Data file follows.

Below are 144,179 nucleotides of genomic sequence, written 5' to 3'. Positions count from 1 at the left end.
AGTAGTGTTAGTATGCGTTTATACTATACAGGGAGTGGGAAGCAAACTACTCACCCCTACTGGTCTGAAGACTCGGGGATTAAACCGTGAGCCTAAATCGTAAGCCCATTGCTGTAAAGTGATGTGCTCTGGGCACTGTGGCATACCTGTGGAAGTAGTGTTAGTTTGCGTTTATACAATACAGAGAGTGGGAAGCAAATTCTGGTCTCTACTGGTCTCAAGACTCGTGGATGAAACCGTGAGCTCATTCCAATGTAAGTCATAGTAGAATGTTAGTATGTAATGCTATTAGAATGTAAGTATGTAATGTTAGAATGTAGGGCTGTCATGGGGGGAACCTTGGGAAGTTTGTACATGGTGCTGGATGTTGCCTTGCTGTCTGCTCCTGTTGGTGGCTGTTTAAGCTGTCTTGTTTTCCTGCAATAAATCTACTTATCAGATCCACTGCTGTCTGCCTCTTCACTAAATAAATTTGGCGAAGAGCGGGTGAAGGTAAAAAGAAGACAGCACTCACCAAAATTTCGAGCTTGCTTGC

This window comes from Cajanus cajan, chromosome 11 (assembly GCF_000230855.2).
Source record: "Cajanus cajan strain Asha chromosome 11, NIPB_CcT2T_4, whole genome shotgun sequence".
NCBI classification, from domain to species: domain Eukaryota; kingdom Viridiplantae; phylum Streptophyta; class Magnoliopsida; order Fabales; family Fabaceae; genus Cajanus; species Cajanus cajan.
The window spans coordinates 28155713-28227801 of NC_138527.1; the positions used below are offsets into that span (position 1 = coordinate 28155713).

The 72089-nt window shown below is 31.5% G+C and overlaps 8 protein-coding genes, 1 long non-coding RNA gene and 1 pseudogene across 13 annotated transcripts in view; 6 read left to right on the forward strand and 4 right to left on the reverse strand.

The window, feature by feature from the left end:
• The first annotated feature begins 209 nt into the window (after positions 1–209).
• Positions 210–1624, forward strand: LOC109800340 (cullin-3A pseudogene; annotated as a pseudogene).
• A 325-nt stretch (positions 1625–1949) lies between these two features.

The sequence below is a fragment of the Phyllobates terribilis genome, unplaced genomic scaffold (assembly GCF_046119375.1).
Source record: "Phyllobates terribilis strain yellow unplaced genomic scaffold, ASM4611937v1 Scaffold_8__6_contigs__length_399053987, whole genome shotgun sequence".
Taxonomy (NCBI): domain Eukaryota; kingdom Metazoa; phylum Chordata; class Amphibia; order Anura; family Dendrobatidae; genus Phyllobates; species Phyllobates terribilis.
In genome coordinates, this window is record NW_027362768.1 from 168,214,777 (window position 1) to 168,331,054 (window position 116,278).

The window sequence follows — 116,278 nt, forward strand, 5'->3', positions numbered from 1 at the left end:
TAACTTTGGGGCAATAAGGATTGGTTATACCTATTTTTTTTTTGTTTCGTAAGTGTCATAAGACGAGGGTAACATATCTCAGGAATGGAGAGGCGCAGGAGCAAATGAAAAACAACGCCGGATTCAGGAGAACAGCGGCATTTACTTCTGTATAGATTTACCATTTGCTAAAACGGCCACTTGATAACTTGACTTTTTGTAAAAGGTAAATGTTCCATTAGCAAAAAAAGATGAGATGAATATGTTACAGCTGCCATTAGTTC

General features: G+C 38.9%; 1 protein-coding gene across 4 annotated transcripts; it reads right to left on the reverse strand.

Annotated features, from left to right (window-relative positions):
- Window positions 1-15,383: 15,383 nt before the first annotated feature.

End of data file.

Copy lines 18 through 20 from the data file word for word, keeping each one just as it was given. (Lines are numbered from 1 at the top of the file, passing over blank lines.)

General features: G+C 38.9%; 1 protein-coding gene across 4 annotated transcripts; it reads right to left on the reverse strand.

Annotated features, from left to right (window-relative positions):
- Window positions 1-15,383: 15,383 nt before the first annotated feature.